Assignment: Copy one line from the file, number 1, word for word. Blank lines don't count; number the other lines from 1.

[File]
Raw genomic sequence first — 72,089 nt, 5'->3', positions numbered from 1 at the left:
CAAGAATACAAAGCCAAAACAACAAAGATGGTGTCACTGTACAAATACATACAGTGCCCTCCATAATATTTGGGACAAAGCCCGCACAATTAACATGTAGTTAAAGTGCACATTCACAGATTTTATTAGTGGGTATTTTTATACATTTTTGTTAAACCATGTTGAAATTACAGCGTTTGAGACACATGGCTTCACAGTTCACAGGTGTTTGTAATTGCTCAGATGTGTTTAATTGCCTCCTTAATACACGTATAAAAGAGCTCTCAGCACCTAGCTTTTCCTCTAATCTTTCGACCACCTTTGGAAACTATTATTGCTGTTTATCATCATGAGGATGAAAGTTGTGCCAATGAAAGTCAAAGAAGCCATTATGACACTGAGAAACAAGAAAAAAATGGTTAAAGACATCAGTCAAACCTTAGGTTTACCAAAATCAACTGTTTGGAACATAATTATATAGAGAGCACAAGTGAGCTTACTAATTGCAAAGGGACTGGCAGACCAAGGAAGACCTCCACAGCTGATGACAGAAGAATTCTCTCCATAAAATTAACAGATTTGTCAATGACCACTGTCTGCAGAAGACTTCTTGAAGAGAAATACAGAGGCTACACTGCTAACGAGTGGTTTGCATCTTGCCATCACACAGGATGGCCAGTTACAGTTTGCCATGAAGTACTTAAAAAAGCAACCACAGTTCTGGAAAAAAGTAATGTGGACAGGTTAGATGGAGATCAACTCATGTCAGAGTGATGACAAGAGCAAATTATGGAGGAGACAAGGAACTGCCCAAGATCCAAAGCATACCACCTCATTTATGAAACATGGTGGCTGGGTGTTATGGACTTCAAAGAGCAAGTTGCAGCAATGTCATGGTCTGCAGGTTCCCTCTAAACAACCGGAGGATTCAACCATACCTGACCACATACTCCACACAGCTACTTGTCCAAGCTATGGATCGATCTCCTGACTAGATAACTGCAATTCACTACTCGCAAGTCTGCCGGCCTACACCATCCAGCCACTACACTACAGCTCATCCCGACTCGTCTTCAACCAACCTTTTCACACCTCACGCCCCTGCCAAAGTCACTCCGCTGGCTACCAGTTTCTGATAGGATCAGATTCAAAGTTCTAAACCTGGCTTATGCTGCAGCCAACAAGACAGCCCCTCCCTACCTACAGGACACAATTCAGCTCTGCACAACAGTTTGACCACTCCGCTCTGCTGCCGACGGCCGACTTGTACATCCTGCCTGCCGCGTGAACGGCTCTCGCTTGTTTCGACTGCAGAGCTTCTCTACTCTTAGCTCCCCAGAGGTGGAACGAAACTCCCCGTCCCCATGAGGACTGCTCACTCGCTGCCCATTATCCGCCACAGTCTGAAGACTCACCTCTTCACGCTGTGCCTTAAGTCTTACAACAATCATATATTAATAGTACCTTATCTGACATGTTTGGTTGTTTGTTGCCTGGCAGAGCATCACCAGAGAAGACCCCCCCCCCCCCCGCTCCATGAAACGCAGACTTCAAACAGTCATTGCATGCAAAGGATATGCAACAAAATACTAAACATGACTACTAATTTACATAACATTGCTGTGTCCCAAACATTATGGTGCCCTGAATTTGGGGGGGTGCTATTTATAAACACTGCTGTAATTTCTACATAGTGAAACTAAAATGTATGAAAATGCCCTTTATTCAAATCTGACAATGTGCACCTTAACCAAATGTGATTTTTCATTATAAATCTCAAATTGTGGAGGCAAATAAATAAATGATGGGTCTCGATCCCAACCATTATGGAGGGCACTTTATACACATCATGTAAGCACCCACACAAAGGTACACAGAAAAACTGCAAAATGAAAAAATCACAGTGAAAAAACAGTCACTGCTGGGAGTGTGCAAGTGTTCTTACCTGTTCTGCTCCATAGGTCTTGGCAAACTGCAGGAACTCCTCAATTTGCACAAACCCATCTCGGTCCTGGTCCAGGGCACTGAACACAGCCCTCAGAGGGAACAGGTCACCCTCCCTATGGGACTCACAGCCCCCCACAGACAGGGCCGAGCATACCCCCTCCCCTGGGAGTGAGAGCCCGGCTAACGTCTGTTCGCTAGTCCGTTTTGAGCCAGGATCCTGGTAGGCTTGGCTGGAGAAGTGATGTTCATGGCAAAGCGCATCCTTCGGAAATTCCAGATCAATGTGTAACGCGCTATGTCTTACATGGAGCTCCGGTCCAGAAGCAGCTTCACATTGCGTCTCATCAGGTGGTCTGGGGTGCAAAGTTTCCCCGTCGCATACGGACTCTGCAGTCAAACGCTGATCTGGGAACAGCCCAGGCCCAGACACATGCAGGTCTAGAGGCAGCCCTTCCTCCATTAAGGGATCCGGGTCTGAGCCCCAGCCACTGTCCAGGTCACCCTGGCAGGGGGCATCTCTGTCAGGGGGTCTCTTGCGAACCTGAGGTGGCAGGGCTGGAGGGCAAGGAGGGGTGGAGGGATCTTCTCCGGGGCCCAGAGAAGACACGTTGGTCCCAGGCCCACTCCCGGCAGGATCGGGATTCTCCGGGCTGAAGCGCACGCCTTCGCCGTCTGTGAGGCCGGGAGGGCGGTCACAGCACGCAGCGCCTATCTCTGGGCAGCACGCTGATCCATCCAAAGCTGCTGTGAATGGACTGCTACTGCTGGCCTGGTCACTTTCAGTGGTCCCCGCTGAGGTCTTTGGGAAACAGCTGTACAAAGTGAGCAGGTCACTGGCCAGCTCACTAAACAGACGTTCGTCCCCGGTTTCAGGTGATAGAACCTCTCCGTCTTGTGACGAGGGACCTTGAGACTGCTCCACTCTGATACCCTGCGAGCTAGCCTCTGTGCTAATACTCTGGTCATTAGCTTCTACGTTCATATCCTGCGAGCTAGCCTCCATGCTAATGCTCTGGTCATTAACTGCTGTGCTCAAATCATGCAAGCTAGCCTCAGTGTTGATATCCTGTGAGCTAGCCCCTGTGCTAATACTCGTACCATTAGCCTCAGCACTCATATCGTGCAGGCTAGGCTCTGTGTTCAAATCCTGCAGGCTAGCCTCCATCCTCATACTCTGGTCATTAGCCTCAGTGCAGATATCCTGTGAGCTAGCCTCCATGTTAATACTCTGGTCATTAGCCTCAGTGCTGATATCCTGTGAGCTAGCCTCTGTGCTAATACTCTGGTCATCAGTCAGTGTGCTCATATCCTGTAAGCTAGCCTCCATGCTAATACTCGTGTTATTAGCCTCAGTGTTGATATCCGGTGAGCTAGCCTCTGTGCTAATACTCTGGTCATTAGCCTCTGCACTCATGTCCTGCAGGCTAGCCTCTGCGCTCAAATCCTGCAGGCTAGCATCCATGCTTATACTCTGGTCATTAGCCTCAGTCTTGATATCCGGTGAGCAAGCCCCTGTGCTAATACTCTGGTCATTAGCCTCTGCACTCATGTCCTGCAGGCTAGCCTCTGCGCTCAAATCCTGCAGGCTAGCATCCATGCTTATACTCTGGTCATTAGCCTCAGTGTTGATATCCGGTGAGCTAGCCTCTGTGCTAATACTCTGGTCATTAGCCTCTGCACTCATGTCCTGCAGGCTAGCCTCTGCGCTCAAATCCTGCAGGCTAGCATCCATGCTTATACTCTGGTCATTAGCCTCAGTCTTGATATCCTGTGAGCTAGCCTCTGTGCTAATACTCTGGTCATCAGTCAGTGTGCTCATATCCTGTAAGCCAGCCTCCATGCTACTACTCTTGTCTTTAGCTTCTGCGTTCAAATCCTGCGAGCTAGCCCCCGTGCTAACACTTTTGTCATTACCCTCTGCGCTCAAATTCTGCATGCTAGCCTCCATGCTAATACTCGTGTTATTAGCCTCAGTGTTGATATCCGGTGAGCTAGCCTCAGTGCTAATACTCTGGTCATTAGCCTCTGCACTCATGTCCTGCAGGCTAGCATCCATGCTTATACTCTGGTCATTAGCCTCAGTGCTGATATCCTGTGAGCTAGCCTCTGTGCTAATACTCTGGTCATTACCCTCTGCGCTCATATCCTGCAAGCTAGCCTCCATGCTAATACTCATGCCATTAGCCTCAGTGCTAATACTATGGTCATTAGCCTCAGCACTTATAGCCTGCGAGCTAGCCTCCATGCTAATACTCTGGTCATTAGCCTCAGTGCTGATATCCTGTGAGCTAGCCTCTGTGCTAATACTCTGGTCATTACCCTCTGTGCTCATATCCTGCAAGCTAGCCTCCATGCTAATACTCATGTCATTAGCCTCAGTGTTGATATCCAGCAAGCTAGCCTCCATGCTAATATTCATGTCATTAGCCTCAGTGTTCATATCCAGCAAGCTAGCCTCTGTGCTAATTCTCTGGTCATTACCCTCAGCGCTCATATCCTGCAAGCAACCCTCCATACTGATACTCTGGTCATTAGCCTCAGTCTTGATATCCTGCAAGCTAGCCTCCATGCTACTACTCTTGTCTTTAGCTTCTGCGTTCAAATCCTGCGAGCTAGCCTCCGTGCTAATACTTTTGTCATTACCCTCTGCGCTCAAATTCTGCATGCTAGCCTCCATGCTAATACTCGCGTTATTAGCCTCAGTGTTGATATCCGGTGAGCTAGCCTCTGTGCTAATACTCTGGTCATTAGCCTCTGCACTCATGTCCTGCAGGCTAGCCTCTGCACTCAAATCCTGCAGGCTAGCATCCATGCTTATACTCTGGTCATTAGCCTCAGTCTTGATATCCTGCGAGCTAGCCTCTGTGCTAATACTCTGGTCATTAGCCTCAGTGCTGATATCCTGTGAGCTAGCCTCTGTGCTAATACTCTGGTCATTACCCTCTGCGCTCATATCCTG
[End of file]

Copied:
Raw genomic sequence first — 72,089 nt, 5'->3', positions numbered from 1 at the left: